co-organized by several rights groups supporting the Sombath Initiative,
a project established to find the truth about his disappearance and
improve the human rights situation in Laos.
Both the U.S. president — the first to ever visit Laos — and Ban will be
in Vientiane for the Association of Southeast Asian Nations (ASEAN)
“The government continues to say it is not involved in the
disappearance and that the police continue to investigate. But I have
not been contacted for any update for two years. It is going exactly in
the way the abductors want, that is to say that the passing of time
erases the memory of Sombath,” she said.
Other speakers at the event underscored what they considered to be
the sorry state of the human rights situation in Laos, in almost every
“At the international level, while Laos has ratified seven core human
rights convention, it has failed to keep up with its reporting
obligations,” said Laurent Meillan, acting regional representative in
Southeast Asia for the U.N. High Commission on Human rights.
“We also regret that Laos has not engaged in other important human
rights mechanisms. For example, only two U.N. human rights experts have
visited the country over the past 18 years,” he added.
Human Rights Watch Deputy-Director for Asia Phil Robertson emphasized
that for the first time the ASEAN People’s Forum, a meeting of civil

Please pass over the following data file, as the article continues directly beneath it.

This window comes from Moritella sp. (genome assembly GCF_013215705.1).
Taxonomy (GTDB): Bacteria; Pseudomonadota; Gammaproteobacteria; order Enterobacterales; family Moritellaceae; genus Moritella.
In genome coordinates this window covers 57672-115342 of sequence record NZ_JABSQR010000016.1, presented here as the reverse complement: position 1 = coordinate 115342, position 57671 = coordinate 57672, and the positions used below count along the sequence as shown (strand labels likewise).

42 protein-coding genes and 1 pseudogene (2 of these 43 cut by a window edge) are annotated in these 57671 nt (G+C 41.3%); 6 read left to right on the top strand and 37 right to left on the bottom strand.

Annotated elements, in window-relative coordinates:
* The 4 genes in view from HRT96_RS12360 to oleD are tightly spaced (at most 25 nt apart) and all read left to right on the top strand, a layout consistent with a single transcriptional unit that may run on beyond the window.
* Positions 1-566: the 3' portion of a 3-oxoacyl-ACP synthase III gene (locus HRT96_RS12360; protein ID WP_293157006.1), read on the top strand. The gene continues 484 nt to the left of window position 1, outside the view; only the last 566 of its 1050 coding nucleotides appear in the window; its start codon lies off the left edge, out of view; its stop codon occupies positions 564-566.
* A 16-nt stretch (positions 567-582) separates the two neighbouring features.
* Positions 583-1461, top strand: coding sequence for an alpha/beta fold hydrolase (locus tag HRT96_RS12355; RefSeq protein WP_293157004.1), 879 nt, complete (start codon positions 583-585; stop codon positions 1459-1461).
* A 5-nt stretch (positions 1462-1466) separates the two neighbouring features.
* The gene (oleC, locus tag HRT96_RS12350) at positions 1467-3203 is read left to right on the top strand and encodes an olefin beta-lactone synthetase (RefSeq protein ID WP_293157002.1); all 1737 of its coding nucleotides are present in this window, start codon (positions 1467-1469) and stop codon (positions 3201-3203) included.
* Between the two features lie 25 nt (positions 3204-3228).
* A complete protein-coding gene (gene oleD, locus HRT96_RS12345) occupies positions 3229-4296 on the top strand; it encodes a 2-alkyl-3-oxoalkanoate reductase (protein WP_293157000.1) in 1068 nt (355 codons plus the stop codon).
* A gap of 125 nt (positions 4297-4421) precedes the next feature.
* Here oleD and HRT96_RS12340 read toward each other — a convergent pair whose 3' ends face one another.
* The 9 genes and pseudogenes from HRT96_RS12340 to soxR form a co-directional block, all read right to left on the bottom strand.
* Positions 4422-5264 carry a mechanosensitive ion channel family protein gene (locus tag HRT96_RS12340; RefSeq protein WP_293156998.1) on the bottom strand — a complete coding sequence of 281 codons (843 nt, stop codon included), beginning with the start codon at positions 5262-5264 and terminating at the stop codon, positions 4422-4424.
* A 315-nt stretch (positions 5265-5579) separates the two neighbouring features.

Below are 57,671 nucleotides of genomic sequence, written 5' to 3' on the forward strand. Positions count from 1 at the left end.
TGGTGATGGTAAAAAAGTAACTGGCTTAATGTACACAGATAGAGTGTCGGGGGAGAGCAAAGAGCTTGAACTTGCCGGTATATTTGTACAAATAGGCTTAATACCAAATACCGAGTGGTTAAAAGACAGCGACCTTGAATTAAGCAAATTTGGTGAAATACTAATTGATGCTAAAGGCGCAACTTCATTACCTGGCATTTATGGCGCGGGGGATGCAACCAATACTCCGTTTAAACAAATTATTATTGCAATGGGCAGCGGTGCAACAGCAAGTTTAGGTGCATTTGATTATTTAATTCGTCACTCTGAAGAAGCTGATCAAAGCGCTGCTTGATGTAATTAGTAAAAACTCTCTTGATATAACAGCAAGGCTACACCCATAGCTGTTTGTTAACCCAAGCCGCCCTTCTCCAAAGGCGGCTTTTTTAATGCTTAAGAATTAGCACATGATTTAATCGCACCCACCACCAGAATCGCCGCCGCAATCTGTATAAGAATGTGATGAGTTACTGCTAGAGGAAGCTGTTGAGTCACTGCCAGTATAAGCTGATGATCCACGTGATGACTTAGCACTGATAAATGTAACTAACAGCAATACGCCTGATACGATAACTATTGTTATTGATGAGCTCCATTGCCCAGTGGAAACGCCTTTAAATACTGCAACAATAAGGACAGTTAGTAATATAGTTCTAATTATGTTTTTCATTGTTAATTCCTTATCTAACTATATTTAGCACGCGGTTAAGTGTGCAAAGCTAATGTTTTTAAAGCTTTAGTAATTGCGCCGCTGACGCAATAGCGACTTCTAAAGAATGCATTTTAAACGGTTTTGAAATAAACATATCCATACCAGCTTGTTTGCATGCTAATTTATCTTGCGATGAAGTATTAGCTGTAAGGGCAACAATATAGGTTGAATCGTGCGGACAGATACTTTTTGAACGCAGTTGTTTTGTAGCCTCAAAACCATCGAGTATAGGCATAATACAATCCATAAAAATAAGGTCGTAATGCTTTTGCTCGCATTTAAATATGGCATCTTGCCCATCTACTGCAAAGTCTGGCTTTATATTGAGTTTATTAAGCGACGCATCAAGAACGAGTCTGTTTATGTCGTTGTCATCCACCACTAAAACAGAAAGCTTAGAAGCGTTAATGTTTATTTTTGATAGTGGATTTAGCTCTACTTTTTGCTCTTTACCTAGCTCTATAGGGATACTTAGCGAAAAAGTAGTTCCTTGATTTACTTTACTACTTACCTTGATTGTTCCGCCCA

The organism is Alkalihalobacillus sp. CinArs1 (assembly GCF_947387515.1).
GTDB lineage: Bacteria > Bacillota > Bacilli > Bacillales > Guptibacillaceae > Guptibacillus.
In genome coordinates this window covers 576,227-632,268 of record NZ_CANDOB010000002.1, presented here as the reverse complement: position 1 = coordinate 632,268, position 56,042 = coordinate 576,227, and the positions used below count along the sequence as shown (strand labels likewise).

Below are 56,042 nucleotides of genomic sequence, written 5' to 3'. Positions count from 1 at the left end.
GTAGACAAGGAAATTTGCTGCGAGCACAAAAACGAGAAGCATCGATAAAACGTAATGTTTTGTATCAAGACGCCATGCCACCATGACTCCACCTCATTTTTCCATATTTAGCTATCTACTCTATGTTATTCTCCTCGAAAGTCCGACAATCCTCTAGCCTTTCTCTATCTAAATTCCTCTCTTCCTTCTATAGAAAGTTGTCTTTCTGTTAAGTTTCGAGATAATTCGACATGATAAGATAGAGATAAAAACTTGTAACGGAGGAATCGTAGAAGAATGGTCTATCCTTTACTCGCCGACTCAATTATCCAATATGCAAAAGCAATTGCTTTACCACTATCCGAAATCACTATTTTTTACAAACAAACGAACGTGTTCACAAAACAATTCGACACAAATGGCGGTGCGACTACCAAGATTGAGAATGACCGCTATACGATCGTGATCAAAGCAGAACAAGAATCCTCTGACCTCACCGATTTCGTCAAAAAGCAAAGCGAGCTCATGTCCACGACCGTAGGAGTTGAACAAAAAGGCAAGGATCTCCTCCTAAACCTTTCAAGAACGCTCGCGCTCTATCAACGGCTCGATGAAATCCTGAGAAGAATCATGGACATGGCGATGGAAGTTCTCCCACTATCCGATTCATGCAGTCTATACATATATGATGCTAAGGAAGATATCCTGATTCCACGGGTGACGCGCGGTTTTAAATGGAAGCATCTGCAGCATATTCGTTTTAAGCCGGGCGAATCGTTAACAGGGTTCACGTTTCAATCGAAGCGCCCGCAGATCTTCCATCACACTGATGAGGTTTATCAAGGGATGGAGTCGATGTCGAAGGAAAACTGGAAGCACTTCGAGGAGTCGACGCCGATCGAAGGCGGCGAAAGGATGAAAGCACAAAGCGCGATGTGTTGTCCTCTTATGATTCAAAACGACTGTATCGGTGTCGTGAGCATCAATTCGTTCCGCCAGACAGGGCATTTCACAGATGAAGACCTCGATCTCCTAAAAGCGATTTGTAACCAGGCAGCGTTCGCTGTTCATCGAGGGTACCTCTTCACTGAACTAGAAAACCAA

society organizations held in parallel with the ASEAN summit, could not
take place in the host country.
“The Laos government said clearly that they were going to interfere
and not allow some topics to be discussed [if the forum took place in
Laos], not only about enforced disappearances, but also about the impact
of mega-projects, about hydropower, rights of indigenous peoples and
LGBT rights,” he said.
During the course of the conference, Somphone’s disappearance was
seen as emblematic of a deteriorating human rights situation in the
country of 7 million people.
Walden Bello, a former member of the Philippines’ congress and
vice-chair of ASEAN Parliamentarians for Human Rights stated that the
disappearance has had a tremendous bearing on the future of human rights
and democracy in Laos.
“We cannot let it go,” he stated.
Earlier on Wednesday, two Lao migrant workers — who said they
belonged to a group called the Lao Youth Movement for Human Rights —
brought a letter to Laos’ embassy in Bangkok, emphasizing the human
rights problems they said occurred in Laos.
They were quickly surrounded by around 30 Thai police officers, but
were allowed to leave freely after delivering the letter, which they
promised to also deliver to the U.N. regional office.
The heads of government and heads of state of the 10 ASEAN member countries will gather in Vientiane from Sept. 6 to Sept. 8.